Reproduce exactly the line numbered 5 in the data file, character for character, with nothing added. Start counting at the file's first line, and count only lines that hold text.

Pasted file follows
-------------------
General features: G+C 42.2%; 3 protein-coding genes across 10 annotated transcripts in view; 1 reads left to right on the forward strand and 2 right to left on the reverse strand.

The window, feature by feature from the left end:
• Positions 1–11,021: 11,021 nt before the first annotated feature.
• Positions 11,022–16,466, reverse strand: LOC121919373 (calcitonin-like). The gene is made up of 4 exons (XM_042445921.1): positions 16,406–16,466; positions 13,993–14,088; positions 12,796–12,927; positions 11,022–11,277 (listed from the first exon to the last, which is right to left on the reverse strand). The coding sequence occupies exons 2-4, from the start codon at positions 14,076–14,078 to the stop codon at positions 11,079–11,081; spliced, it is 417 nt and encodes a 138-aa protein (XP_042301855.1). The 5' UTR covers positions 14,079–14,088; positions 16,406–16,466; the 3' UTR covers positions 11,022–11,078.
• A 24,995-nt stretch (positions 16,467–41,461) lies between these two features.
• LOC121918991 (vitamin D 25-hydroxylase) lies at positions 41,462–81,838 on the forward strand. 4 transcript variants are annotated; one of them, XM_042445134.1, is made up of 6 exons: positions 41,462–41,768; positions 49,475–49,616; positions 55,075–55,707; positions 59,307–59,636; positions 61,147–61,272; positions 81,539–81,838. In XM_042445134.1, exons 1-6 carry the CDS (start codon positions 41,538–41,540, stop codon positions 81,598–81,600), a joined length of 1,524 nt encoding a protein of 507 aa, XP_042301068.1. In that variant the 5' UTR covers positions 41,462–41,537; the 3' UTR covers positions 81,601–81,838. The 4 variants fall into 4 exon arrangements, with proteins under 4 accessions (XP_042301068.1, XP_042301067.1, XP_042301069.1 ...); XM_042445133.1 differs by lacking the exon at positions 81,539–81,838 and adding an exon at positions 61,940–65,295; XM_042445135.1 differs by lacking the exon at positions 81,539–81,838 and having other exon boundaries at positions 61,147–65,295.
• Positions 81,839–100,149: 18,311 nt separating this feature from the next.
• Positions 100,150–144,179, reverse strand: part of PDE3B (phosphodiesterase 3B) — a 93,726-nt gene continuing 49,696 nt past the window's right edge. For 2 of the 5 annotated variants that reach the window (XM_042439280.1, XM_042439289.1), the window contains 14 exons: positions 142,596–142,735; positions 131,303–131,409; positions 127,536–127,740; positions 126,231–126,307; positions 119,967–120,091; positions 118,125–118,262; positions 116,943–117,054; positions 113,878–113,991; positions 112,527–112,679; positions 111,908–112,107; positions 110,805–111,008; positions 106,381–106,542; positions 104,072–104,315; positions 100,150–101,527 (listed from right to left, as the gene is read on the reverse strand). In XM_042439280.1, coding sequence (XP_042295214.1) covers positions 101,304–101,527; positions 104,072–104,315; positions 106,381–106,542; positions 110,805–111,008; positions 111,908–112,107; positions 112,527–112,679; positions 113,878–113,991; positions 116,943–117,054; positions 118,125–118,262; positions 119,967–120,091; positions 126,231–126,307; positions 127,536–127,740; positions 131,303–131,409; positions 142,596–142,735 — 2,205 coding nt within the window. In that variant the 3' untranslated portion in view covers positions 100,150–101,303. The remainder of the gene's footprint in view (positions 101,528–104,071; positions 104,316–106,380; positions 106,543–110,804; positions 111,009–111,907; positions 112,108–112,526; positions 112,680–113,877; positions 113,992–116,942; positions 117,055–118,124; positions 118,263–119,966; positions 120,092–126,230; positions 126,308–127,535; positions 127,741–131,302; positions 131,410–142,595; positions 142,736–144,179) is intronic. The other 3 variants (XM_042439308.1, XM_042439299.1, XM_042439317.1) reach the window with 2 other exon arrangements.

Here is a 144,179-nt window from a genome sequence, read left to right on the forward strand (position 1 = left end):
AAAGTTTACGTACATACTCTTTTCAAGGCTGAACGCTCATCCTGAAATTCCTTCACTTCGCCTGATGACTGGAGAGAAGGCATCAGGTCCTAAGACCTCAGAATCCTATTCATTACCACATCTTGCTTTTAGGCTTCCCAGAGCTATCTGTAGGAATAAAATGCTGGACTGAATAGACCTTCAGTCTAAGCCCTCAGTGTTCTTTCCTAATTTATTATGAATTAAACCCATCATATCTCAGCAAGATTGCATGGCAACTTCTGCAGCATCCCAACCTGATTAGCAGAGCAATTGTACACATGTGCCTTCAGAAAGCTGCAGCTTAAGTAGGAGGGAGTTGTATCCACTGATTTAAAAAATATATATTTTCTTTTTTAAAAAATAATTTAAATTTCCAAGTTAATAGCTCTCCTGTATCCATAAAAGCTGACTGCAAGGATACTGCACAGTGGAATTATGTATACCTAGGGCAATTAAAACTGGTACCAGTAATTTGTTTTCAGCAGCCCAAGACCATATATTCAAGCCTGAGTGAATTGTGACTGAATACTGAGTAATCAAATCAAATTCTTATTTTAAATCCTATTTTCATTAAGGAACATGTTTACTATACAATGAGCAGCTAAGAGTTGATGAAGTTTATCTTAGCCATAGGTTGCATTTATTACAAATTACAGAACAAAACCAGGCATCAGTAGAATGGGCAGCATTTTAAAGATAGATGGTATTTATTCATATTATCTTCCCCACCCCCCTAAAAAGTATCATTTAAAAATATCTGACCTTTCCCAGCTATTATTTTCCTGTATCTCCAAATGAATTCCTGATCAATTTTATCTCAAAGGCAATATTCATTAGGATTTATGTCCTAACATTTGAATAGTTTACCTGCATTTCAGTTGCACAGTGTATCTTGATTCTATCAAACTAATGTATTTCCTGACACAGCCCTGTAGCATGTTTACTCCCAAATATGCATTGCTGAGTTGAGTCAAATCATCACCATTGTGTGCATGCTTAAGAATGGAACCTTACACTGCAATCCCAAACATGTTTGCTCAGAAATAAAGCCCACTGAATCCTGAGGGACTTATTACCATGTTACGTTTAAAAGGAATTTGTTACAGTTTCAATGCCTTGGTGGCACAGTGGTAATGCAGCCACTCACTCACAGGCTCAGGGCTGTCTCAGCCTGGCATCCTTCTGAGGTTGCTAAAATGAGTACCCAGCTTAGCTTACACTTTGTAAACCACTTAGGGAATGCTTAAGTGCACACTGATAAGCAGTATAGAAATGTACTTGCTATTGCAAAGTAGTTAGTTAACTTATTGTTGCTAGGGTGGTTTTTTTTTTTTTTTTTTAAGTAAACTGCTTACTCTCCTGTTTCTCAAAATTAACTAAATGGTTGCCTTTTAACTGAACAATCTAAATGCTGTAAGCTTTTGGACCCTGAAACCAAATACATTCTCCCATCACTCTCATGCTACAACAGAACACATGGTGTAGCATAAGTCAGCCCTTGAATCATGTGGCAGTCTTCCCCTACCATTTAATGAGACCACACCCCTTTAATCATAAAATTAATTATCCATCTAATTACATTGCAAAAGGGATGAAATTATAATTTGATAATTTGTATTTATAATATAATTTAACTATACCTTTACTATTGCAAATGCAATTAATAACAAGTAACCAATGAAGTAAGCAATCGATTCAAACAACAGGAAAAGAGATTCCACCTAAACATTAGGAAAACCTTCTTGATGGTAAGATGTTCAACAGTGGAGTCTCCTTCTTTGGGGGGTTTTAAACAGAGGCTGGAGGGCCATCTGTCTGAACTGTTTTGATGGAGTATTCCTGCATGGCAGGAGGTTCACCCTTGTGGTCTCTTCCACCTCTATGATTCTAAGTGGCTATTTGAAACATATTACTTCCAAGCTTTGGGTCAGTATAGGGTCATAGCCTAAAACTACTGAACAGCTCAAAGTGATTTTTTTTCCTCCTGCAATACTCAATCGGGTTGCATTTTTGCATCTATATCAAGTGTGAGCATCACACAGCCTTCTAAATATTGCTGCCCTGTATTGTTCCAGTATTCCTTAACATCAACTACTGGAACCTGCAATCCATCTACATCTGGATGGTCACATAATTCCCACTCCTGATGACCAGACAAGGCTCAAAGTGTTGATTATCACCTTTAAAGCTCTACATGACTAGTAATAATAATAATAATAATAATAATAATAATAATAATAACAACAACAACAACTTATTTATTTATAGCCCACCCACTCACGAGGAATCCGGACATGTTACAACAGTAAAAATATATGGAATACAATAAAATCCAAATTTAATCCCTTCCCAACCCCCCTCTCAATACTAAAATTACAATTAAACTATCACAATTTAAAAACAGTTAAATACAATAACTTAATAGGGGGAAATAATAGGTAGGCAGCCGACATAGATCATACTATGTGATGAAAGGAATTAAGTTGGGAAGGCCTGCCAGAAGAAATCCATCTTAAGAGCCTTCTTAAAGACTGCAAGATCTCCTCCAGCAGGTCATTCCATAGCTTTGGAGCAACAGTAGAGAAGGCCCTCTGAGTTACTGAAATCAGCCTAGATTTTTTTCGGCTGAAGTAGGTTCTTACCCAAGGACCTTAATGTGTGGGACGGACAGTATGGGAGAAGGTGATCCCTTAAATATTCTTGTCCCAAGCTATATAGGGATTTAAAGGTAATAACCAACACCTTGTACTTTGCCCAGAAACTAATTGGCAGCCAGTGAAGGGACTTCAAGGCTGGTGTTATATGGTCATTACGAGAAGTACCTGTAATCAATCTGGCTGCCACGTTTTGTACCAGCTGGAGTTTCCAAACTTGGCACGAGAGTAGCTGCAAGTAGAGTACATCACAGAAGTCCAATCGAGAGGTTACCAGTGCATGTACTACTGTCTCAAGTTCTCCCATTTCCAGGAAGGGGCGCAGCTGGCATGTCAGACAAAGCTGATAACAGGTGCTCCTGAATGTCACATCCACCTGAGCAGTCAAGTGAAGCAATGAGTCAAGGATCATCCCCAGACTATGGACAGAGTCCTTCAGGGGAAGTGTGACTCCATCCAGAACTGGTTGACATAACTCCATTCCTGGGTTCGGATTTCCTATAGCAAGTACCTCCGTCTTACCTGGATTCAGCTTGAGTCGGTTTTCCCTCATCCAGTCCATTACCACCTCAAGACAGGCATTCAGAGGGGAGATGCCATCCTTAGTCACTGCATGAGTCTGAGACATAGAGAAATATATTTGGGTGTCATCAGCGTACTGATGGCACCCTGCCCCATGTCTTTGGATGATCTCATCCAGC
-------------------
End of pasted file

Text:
• A 24,995-nt stretch (positions 16,467–41,461) lies between these two features.